whereby said bearing plate is adjustably locked against movement in said opposite direction beyond a preselected limit for restraining said force from said piston member when said housing portions are connected together to permit the separation thereof, and whereby said bearing plate and said-second housing portion are thereafter gradually separated to release said compres'sible'spring means.

5. A fluid pressure actuator comprising:

(A) a housing,

(B) a cap having an aperture .therethrough and an abutment surface surrounding said aperture,

(C) means removably connecting said cap to said hous- (D) a piston member movably mounted in said housing for reciprocative motion,

(1) said piston member and a portion of said .housing together defining at least one sealed chamber,

(2) said piston member, another portion of said housing and said cap all defining a second chamber,

(E) a connecting element secured to said piston member and adapted to be connected to a device which is actuated thereby,

(F) means for admitting fiuid under pressure into said sealed chamber to urge said piston member in one direction of movement,

(G) compressible spring means in said second chamber for exerting a force on said piston member in the opposite direction of movement,

(H) a threaded rod in said second chamber connected at one end to a bearing plate which is fastened to said piston member and having its other end projecting through said aperture exteriorly of saidcap, and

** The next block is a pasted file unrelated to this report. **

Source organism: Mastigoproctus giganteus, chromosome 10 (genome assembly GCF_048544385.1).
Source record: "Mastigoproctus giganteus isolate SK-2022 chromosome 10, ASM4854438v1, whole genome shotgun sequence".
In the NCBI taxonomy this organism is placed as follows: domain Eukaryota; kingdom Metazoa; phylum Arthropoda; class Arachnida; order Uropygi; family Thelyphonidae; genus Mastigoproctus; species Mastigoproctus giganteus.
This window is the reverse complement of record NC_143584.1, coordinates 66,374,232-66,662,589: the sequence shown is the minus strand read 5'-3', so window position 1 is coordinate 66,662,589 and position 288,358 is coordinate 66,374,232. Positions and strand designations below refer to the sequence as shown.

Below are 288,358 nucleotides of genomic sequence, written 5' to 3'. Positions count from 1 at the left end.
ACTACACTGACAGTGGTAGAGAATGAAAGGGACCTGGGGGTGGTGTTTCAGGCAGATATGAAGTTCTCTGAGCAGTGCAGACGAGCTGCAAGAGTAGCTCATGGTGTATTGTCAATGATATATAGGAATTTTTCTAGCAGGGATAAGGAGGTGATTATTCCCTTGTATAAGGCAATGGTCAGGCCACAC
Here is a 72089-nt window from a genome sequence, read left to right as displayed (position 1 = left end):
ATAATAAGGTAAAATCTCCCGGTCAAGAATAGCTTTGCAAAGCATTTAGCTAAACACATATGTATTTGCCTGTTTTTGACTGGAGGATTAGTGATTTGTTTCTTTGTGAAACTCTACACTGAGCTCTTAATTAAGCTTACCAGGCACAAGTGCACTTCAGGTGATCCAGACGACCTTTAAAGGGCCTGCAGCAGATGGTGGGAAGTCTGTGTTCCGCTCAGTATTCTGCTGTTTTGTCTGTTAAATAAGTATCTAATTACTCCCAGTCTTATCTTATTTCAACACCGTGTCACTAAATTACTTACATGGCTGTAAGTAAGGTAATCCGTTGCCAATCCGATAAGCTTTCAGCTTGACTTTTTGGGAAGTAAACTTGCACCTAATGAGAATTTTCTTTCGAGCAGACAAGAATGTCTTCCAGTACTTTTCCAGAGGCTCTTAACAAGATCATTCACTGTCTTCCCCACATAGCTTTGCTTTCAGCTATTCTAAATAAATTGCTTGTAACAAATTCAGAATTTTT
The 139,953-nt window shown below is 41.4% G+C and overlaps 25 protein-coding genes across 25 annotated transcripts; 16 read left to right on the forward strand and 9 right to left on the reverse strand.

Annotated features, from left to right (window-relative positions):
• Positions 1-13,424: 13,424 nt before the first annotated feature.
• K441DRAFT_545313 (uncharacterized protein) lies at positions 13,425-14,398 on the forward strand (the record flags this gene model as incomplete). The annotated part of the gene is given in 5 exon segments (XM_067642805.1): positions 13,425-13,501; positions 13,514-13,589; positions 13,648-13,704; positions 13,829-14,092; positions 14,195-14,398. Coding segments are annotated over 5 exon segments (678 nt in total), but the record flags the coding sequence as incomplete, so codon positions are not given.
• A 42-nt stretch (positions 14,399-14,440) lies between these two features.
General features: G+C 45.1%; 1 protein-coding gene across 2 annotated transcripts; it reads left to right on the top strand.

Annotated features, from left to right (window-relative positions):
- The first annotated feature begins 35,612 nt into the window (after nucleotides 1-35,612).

(I) an elongate sleeve having a portion extending through said aperture into the interior of said second chamber and threadedly engaged with said rod whereby said sleeve is selectively movable with, and relative to, said rod,

(1) said sleeve terminating exteriorly of said cap in'a radially projecting shoulder which contacts said abutment surface to limit the movement of said sleeve in said opposite direction of movement,

whereby said piston member is locked against movement in said opposite direction relative to said cap beyond a preselected limit to permit the removal of said connecting means, and whereby said cap istlhereafter gradually separated from said housing and said piston member to release said compressible spring means. V

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Classifications
U.S. Classification92/128, 251/90, 92/13.8, 251/285, 92/100, 92/130.00R, 137/316, 251/331, 254/10.5, 92/130.00A, 92/94, 92/13.2, 251/61.5, 92/165.00R
International ClassificationF15B15/10, F16K31/126, F15B15/00
Cooperative ClassificationF15B15/10, F16K31/1262
European ClassificationF16K31/126B, F15B15/10